Garuda: The Lord of Charoen Krung

12 08 2017



Death by plastic

11 08 2017


Of Bangkok’s environmental problems – a sinking water table, stinking canals, the clearing of the city’s trees – its choking addiction to plastic is one of the most visible. With its delicious culture of street food (where snacks are frequently served in styrofoam and/or double bagged) and in its plastic-happy 7-11s the city churns through a frightening amount of single-use plastics. Indeed, Thailand is one of the five South East Asian nations said to be responsible for 60% of all the plastic pollution in the world’s oceans.

Bangkok-based Norwegian photographer Ben Zander is seeking to raise awareness of the issue (as well as money to supply 7-11s with paper bags.) His project is a photo series called “Death by plastic” featuring Thai celebs (like the host of the Face Thailand here) posing against plastic pollution.

The pictures will be auctioned for the cause.

Deer tears

11 08 2017


Artist Sakarin Krue-On explores the sad true story of the Schomburgk’s deer in his new exhibition at the Tang Gallery, “A Talebearer’s Tale”. The species once ranged throughout central Thailand until it was declared extinct in 1938. Today only one specimen survives, stuffed and mounted in the museum of natural history in Paris.


5 08 2017


Lording over the collection at the Bangkok Scuplture Center is this powerful copy of the 1938 garuda bust adorning the city’s former Central post office. The original can now be seen up-close from the newly opened roof garden of the new Thailand Design and Culture Centre in the restored building on Charoen Krung.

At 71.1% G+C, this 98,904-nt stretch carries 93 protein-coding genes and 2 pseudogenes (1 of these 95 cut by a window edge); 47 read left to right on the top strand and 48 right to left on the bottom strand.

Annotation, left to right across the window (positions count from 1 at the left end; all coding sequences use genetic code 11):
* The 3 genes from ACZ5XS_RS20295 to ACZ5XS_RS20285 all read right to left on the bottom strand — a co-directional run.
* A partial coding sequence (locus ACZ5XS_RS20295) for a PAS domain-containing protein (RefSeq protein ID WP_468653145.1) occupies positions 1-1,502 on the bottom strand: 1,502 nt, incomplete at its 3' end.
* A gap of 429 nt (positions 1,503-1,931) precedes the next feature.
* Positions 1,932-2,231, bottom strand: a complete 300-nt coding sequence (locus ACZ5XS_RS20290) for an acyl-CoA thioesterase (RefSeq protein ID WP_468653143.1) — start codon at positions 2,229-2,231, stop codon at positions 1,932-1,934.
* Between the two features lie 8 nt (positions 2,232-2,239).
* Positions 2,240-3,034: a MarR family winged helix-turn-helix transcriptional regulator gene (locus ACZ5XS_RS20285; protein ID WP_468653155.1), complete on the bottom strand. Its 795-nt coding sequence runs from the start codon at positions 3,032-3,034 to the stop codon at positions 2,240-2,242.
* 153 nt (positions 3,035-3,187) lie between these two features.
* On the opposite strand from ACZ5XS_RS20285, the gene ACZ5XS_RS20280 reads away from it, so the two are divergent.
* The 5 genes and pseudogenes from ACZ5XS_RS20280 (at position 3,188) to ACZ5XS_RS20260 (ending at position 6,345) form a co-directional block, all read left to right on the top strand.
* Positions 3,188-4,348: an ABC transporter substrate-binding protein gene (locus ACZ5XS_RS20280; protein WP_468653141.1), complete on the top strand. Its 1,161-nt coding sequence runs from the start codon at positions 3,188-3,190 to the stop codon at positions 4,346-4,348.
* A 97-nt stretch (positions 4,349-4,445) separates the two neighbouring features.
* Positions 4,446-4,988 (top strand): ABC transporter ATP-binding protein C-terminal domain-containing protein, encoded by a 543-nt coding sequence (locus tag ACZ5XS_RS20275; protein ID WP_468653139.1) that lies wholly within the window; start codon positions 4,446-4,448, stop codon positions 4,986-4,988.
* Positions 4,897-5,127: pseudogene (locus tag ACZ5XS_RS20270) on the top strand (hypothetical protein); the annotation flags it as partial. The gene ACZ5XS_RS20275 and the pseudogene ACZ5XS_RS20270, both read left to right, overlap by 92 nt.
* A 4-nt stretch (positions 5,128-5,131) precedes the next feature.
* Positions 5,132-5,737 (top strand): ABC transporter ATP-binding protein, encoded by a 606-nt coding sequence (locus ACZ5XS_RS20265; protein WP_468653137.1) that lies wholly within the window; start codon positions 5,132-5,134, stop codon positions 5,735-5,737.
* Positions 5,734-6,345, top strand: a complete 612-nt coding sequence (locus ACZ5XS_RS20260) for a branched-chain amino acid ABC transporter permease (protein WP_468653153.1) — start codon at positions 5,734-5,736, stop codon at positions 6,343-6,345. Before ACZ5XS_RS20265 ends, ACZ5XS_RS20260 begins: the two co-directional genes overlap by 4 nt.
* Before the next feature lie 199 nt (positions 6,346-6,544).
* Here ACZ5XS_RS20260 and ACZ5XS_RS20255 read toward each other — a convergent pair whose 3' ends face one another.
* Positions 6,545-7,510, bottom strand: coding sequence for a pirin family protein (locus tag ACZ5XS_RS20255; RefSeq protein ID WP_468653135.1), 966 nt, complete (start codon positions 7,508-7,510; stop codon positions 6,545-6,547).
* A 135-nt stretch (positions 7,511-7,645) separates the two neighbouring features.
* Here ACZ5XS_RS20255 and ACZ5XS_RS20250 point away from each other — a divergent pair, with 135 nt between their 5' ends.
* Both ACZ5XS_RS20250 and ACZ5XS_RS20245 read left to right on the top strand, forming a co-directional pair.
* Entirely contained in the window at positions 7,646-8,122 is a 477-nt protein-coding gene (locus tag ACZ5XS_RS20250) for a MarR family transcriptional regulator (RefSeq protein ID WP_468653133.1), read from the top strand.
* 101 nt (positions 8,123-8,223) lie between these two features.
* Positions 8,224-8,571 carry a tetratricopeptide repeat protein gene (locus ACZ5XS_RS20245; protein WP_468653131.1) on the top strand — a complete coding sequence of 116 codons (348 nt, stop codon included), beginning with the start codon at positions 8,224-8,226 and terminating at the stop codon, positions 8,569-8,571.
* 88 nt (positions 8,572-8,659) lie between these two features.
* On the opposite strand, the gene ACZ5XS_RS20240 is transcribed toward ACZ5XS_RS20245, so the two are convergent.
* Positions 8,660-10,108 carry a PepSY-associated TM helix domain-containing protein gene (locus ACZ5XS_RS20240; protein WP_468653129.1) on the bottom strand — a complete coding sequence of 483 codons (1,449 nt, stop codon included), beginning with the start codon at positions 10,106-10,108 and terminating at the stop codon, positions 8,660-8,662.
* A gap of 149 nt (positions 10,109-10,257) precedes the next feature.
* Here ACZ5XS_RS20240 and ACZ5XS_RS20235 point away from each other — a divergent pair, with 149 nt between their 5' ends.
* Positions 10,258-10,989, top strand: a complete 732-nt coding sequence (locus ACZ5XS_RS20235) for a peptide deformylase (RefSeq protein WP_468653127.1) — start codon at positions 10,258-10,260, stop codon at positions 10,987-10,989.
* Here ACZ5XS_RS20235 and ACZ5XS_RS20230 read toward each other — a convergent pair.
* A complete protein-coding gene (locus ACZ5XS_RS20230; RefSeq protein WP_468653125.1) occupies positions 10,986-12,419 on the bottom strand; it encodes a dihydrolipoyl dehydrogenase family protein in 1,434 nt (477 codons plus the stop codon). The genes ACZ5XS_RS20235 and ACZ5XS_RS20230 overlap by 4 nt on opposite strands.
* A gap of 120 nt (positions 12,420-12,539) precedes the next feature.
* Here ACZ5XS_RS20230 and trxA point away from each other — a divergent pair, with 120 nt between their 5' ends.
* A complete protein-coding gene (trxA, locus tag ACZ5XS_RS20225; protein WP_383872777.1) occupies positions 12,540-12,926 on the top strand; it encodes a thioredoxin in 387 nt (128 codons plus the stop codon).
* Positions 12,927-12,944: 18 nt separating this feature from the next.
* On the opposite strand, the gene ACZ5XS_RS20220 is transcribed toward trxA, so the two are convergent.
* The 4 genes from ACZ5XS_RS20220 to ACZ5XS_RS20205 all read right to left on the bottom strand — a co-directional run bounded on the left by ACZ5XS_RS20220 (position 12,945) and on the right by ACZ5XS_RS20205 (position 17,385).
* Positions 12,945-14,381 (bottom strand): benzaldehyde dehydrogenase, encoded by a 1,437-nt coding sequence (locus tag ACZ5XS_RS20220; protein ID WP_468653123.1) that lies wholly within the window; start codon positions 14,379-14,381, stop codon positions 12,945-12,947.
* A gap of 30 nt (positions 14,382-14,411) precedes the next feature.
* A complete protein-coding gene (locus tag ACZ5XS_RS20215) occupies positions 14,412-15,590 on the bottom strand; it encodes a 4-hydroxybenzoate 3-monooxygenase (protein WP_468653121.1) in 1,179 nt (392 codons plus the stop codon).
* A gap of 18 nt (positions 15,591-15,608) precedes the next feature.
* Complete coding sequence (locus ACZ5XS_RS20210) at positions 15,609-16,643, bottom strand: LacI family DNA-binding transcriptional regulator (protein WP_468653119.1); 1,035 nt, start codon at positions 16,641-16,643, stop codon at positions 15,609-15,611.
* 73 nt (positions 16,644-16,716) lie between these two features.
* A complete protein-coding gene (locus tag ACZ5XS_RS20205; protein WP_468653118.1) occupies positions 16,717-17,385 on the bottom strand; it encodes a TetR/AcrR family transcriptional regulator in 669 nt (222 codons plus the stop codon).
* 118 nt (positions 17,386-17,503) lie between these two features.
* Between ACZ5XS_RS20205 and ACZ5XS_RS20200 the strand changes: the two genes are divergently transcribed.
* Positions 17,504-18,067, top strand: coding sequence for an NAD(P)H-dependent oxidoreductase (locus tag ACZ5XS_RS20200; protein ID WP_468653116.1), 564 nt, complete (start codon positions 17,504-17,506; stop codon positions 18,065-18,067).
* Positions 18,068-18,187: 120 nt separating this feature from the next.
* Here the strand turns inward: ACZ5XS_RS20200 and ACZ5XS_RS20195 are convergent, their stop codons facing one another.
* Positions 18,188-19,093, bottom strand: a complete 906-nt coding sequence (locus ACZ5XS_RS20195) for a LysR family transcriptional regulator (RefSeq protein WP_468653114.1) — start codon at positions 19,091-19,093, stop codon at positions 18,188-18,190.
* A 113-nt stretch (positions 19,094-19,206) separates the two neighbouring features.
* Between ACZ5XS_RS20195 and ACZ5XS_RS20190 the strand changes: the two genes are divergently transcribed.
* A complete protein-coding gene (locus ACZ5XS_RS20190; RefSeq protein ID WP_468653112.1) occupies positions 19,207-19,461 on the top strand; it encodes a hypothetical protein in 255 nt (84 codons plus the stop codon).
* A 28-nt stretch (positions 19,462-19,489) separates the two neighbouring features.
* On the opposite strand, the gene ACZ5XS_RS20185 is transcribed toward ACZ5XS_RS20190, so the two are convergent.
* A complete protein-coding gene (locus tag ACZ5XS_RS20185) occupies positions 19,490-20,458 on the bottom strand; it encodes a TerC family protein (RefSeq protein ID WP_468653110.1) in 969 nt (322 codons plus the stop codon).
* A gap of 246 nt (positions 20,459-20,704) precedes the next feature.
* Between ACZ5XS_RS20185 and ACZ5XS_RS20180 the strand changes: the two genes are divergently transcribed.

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Subashok the Art Centre

5 08 2017


The sculpture of Kma Sirisamphan at the impressive new Subhasok The Art Centre space on Sukhmuvit Soi 39.


Day 4 8pm Blissfully Blind

25 07 2017


I had heard of a modern dance/performance art piece which happened to  be on while I was in town and decided to go to check it out: I’m so glad I did. “Blissfully Blind” by the B-Floor Theatre group is a work by Dujdao Vadhanapakorn, Thailand’s only psychiatrist specialising in dance therapy. Under her direction, a quartet of dancers performed on the theme: “Is it better to be blissfully blind or painfully aware?” This went on in and around a playground-like structure which pulsed with coloured light in an environment where the audience could move freely around through the performance, drifting to the two sides of the room at will, divided by the lighting structure. The choreography itself was strange, sometimes confrontational (angry eye contact with individual audience members), often opaque, but rarely less than compelling and the crowd of Bangkok art scenesters, with their black pants and assymetrical haircuts, seemed just as intrigued and confused as I was. It was a night of beauty and surprises.


Day 1 3.30pm Cafe Puritan

24 07 2017

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